Adverse Life Events

What are Adverse Life Experiences?

Jamie Marich, Ph.D., LPCC-S, LICDC-CS, RMT, edited by C. E. Zupanick, Psy.D.

stressed manIn recent years, the phrase adverse life experience has entered the discussions about both trauma and stress. It's a term that helps us to distinguish between the ordinary stressors of daily life; from the stressors that can become traumatic for some people. In a sense, adverse life experiences fall somewhere in the middle of a severity range from the extreme, catastrophic events we usually associate with post-traumatic stress disorder (PTSD), to ordinary, everyday stress. As such, adverse life experiences may not meet the diagnostic criteria for post-traumatic stress disorder (the clinical diagnosis most commonly associated with trauma). This continuum of severity might look like this:

Severe----------moderate--------mild Catastrophic trauma----adverse life experiences----ordinary stress

Francine Shapiro, Ph.D. is the creator of a highly effective trauma treatment called eye movement desensitization and reprocessing (EMDR).  Dr. Shapiro (1997) introduced the concept of Large-T trauma and small-t trauma. Small-t traumas represent these adverse life experiences that don't ordinarily qualify someone for a PTSD diagnosis; yet, they still merit clinical attention because they can be wounding, and therefore, traumatic. Some common examples of these adverse life experiences (small-t traumas) include racial or ethnic discrimination, verbal abuse, cyberbullying, surviving divorce, experiencing a medical crisis, spiritual abuse, emotional blackmail, or losing a pet. If left unhealed or unaddressed, a person may develop symptoms that are similar to PTSD. Large-T traumas are those we commonly associated with PTSD such as rape, witnessing a murder, natural disasters, and war-time atrocities.

By labeling these adverse life experiences as small-t traumas, Shapiro was not suggesting these experiences are any less significant than the Large-T traumas. According to one of Dr. Shapiro's (2001) models, these adverse life experiences can be just as valid and clinically significant as the kinds of trauma that we more commonly associate with PTSD. The significance of small-t trauma may be more evident if we return to our previous analogy to physical trauma. Large-T traumas that are consistent with a PTSD diagnosis (e.g., rape murder, torture) are analogous to a single, large, deep knife wound. Adverse life experiences (small-t traumas) are analogous to 15 shallow skin lacerations from a knife. You can bleed to death from both.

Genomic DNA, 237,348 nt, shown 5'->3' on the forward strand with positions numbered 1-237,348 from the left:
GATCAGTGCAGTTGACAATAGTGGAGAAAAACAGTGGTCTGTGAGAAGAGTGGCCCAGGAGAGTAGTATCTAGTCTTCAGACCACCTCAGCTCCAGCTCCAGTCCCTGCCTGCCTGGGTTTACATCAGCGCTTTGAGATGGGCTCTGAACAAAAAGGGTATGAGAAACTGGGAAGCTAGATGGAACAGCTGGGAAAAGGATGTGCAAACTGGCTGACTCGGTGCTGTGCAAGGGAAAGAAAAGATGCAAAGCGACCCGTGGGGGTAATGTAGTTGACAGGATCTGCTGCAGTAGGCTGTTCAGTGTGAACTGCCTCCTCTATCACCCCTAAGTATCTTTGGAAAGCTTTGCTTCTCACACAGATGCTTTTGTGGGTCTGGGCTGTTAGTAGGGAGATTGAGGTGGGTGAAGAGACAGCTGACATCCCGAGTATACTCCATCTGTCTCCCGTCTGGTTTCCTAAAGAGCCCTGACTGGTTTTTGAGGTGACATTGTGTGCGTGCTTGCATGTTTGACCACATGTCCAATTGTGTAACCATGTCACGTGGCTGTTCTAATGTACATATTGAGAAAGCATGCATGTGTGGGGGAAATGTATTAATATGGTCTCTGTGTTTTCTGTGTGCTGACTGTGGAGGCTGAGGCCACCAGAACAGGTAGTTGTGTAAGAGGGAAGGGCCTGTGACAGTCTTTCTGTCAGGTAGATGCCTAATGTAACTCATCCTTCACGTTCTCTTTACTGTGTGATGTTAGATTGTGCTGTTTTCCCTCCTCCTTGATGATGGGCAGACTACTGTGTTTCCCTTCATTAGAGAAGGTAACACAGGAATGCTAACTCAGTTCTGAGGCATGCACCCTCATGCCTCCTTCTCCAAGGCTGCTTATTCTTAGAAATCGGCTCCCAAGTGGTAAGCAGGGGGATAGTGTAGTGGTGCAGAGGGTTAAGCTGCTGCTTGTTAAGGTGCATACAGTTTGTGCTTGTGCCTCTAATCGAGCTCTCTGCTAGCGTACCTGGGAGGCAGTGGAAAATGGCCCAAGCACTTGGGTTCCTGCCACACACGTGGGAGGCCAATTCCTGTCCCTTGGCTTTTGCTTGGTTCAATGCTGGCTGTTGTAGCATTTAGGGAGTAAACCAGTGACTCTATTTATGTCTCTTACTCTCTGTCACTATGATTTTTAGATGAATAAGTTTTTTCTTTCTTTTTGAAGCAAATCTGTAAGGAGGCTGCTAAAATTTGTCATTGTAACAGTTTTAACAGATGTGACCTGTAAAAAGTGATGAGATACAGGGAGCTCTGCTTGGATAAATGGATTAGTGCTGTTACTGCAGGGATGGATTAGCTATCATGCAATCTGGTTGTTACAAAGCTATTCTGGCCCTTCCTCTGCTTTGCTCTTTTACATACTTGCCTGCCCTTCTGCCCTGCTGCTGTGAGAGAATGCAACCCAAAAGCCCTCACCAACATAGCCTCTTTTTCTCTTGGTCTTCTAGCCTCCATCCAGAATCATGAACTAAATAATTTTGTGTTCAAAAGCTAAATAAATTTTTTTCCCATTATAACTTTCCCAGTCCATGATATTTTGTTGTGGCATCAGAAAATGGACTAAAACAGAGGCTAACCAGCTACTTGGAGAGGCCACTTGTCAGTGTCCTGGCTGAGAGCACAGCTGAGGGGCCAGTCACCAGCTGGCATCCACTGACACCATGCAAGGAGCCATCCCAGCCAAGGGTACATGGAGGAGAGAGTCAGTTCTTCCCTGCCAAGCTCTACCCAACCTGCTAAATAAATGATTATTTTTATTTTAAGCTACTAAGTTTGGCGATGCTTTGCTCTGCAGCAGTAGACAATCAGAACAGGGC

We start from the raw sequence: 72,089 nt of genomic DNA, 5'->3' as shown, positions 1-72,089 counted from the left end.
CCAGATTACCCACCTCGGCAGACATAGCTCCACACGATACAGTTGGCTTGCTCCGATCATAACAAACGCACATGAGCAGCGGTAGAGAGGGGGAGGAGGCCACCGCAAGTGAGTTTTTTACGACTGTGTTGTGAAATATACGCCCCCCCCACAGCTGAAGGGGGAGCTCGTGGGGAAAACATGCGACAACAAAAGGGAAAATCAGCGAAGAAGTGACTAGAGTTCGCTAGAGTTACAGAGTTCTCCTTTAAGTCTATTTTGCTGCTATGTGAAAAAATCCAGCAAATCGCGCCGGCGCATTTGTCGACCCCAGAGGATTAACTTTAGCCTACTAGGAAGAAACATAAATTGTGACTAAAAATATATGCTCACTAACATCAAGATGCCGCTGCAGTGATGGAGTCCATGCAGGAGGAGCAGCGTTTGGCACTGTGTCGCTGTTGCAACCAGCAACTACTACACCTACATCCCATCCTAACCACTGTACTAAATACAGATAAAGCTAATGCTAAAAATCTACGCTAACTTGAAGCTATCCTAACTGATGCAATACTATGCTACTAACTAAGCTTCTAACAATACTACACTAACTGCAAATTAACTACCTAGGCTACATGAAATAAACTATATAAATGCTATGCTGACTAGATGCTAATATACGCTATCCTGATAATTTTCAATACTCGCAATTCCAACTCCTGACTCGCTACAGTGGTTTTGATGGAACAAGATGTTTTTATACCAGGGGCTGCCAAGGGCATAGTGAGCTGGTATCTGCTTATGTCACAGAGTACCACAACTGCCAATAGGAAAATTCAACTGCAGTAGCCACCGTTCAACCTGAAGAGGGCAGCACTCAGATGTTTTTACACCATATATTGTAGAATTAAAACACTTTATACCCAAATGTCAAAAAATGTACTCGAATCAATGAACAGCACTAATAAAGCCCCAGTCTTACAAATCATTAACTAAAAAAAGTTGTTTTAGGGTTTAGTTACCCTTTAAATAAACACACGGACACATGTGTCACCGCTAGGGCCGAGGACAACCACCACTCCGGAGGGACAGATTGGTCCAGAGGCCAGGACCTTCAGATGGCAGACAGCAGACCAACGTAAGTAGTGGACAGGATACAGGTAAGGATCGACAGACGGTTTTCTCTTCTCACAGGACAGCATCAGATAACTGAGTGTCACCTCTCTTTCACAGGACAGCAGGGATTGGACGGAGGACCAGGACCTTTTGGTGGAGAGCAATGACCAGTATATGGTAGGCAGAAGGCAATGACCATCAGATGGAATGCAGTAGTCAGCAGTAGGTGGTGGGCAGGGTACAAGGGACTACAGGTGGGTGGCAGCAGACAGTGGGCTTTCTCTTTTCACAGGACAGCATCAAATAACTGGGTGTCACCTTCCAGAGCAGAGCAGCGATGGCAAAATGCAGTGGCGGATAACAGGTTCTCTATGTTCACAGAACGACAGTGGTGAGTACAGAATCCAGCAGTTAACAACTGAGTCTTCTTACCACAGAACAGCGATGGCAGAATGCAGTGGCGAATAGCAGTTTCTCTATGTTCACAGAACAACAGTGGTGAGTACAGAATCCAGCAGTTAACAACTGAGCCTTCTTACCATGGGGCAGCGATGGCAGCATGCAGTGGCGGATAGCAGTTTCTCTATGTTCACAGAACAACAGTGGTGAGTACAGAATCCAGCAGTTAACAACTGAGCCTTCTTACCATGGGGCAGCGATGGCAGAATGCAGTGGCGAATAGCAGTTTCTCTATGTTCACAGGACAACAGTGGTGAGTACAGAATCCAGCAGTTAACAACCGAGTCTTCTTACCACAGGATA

People tend to minimize the impact of small-t traumas. They seem to believe if they didn't survive a major disaster, then their trauma is somehow less legitimate or significant. Sadly, many professionals and family members further reinforce this harmful belief when they say things like, "Well, you didn't have it as bad as your brother. He fought in Iraq. You just had a couple of kids teasing you at school."

There will always be the critics who say these adverse life experiences are just that- a part of life; and therefore, should not be regarded as traumatic. Sure, many people can muster their own healing resources and support networks to heal these life wounds without professional care. However, many others cannot. The traumas themselves are usually not the problem. It's when the traumas go unresolved and unhealed that problems develop. People whose lives are affected by unhealed adverse life experiences have every right to access treatment. Just as beauty is in the eyes of the beholder, we might say that trauma is in the eyes of the beholder as well.

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